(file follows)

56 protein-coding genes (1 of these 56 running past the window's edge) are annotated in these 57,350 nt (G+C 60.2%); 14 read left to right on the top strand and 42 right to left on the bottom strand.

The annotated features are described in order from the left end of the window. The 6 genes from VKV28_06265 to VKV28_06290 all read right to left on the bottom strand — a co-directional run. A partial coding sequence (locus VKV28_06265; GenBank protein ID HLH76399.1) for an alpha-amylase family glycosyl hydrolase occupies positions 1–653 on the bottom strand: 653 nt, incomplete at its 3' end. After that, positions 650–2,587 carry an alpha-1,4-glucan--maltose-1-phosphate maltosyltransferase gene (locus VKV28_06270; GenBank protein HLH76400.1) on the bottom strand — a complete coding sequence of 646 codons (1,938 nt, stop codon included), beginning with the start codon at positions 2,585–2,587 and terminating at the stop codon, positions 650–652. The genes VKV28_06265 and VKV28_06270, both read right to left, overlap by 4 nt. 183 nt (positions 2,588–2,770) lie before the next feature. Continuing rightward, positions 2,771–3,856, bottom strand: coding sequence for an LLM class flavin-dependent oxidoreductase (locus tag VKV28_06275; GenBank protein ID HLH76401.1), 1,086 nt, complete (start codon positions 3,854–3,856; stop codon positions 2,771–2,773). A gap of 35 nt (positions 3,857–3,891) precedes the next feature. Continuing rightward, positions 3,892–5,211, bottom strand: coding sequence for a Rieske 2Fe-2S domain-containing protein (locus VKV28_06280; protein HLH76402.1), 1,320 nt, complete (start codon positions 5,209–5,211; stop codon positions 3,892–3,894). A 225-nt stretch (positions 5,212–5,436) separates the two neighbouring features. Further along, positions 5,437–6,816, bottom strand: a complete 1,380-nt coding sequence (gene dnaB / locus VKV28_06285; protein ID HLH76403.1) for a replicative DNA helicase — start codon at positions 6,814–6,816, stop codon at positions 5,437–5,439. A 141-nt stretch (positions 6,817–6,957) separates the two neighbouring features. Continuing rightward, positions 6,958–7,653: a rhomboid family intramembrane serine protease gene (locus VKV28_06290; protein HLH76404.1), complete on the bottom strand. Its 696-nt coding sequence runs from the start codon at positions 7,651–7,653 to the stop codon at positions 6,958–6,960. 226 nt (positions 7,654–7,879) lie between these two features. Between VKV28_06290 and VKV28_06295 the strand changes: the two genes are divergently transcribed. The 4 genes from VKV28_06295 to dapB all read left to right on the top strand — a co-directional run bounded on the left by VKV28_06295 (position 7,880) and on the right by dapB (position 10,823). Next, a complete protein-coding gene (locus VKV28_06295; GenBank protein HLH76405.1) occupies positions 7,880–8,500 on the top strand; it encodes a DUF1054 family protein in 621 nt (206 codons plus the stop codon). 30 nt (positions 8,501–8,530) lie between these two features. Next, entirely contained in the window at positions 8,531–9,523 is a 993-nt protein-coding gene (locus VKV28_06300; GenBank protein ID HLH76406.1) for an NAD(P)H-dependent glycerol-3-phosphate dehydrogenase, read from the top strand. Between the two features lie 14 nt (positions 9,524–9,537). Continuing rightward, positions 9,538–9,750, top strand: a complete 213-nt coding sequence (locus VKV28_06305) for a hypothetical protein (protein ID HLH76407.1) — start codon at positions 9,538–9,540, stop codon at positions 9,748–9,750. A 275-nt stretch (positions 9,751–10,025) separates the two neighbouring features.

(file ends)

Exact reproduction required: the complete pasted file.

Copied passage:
56 protein-coding genes (1 of these 56 running past the window's edge) are annotated in these 57,350 nt (G+C 60.2%); 14 read left to right on the top strand and 42 right to left on the bottom strand.

The annotated features are described in order from the left end of the window. The 6 genes from VKV28_06265 to VKV28_06290 all read right to left on the bottom strand — a co-directional run. A partial coding sequence (locus VKV28_06265; GenBank protein ID HLH76399.1) for an alpha-amylase family glycosyl hydrolase occupies positions 1–653 on the bottom strand: 653 nt, incomplete at its 3' end. After that, positions 650–2,587 carry an alpha-1,4-glucan--maltose-1-phosphate maltosyltransferase gene (locus VKV28_06270; GenBank protein HLH76400.1) on the bottom strand — a complete coding sequence of 646 codons (1,938 nt, stop codon included), beginning with the start codon at positions 2,585–2,587 and terminating at the stop codon, positions 650–652. The genes VKV28_06265 and VKV28_06270, both read right to left, overlap by 4 nt. 183 nt (positions 2,588–2,770) lie before the next feature. Continuing rightward, positions 2,771–3,856, bottom strand: coding sequence for an LLM class flavin-dependent oxidoreductase (locus tag VKV28_06275; GenBank protein ID HLH76401.1), 1,086 nt, complete (start codon positions 3,854–3,856; stop codon positions 2,771–2,773). A gap of 35 nt (positions 3,857–3,891) precedes the next feature. Continuing rightward, positions 3,892–5,211, bottom strand: coding sequence for a Rieske 2Fe-2S domain-containing protein (locus VKV28_06280; protein HLH76402.1), 1,320 nt, complete (start codon positions 5,209–5,211; stop codon positions 3,892–3,894). A 225-nt stretch (positions 5,212–5,436) separates the two neighbouring features. Further along, positions 5,437–6,816, bottom strand: a complete 1,380-nt coding sequence (gene dnaB / locus VKV28_06285; protein ID HLH76403.1) for a replicative DNA helicase — start codon at positions 6,814–6,816, stop codon at positions 5,437–5,439. A 141-nt stretch (positions 6,817–6,957) separates the two neighbouring features. Continuing rightward, positions 6,958–7,653: a rhomboid family intramembrane serine protease gene (locus VKV28_06290; protein HLH76404.1), complete on the bottom strand. Its 696-nt coding sequence runs from the start codon at positions 7,651–7,653 to the stop codon at positions 6,958–6,960. 226 nt (positions 7,654–7,879) lie between these two features. Between VKV28_06290 and VKV28_06295 the strand changes: the two genes are divergently transcribed. The 4 genes from VKV28_06295 to dapB all read left to right on the top strand — a co-directional run bounded on the left by VKV28_06295 (position 7,880) and on the right by dapB (position 10,823). Next, a complete protein-coding gene (locus VKV28_06295; GenBank protein HLH76405.1) occupies positions 7,880–8,500 on the top strand; it encodes a DUF1054 family protein in 621 nt (206 codons plus the stop codon). 30 nt (positions 8,501–8,530) lie between these two features. Next, entirely contained in the window at positions 8,531–9,523 is a 993-nt protein-coding gene (locus VKV28_06300; GenBank protein ID HLH76406.1) for an NAD(P)H-dependent glycerol-3-phosphate dehydrogenase, read from the top strand. Between the two features lie 14 nt (positions 9,524–9,537). Continuing rightward, positions 9,538–9,750, top strand: a complete 213-nt coding sequence (locus VKV28_06305) for a hypothetical protein (protein ID HLH76407.1) — start codon at positions 9,538–9,540, stop codon at positions 9,748–9,750. A 275-nt stretch (positions 9,751–10,025) separates the two neighbouring features.